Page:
Sustainable Development Goals (SDGs) are a global effort that has one major objective — achieving a better future for all. To achieve these global and national targets, localisation is a crucial lever. It correlates how local and State governments can support the accomplishments of the SDGs through bottom-up action, and how the SDGs can provide a framework for local policy.
If India is to achieve its goals by 2030, it must build a mechanism for effectively localising the SDGs — one that leverages and integrates the social capital that exists in women’s collectives and with the local self-governance of the Panchayati Raj system. Today, 76 million women have been mobilised into self-help groups (SHGs) under the National Rural Livelihoods Mission and there are 3.1 million elected panchayat representatives. For localisation to truly work, we need to leverage the strength of both these institutions through a partnership.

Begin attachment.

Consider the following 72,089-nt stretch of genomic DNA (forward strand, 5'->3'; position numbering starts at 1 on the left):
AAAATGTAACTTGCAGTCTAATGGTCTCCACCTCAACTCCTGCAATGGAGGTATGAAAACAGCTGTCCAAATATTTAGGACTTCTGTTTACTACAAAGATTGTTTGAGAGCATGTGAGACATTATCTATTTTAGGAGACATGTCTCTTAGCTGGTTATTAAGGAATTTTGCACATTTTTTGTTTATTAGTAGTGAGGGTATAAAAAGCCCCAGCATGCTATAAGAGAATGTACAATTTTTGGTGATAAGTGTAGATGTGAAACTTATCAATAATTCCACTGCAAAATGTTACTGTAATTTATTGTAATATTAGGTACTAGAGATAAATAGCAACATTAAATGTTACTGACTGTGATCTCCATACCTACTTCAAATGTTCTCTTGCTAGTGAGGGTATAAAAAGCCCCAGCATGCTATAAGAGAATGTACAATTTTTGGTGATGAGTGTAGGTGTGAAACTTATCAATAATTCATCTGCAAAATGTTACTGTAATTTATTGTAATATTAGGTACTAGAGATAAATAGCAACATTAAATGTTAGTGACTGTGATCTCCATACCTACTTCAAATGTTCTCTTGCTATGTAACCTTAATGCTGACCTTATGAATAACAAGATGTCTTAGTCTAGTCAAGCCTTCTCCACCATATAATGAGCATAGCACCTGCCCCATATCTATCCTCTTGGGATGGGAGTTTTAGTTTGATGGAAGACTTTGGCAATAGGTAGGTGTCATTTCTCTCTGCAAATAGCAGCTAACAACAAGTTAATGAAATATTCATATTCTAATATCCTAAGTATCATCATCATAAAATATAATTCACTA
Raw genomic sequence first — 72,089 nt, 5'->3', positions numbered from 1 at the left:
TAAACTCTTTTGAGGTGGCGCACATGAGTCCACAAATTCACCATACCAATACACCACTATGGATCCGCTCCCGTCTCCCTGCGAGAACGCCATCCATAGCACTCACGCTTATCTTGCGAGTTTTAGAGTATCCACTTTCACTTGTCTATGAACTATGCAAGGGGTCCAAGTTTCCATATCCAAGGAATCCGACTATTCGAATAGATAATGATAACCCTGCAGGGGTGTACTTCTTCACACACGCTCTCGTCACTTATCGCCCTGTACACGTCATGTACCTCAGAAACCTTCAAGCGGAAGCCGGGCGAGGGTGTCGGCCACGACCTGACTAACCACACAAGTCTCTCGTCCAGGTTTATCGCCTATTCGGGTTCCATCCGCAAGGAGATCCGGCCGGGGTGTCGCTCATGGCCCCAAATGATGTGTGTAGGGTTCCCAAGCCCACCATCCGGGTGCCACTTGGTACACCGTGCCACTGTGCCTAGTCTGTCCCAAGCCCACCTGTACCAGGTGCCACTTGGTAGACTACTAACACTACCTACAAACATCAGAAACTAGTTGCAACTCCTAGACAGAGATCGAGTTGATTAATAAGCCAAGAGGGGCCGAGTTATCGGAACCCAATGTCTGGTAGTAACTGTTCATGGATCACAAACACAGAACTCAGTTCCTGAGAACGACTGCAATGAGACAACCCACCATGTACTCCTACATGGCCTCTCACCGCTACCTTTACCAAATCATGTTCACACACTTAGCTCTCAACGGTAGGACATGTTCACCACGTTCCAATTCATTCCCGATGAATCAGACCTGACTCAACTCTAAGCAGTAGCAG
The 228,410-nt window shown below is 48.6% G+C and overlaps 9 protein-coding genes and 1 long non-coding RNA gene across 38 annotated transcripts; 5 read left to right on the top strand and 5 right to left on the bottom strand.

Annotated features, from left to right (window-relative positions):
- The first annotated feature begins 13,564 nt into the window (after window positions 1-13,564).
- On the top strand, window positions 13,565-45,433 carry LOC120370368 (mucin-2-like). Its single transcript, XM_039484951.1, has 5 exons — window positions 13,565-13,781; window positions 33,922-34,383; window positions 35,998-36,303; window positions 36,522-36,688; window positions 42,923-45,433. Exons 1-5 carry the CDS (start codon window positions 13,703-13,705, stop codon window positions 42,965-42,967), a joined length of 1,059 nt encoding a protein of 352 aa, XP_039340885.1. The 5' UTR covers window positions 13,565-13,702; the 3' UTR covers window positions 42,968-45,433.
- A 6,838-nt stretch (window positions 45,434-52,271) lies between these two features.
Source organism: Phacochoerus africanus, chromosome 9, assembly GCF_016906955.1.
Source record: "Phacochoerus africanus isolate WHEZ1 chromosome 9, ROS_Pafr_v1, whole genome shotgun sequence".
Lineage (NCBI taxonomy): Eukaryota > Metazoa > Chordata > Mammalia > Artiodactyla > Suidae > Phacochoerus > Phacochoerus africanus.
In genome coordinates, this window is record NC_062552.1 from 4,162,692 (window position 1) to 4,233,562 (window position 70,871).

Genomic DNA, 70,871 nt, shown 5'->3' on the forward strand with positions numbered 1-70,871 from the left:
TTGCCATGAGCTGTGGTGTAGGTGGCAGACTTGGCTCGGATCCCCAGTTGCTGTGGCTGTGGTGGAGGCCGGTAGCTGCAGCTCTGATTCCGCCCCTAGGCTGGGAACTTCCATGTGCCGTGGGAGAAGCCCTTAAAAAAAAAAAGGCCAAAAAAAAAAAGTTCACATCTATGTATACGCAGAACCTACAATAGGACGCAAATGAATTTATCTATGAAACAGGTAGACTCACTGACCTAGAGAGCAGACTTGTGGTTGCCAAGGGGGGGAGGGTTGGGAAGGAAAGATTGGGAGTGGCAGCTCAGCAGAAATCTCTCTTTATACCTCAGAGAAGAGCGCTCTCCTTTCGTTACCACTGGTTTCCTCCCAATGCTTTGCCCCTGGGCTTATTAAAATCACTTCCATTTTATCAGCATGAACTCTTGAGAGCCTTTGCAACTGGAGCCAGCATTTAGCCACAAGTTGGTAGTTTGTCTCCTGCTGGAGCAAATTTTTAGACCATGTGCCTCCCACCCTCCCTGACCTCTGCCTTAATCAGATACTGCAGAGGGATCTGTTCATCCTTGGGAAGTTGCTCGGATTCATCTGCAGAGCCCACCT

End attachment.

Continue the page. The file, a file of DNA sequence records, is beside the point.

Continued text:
Undoubtedly, there are inherent challenges associated with involving community institutions like SHGs in developing the Gram Panchayat Development Plan, including human resources, capacities, and disaggregating department budgets. But to truly localise the SDGs, this is the route that ought to be taken within the framework of the Constitution. This action should not form a parallel track, but become a way of reinforcing the institutional capacity of panchayats.
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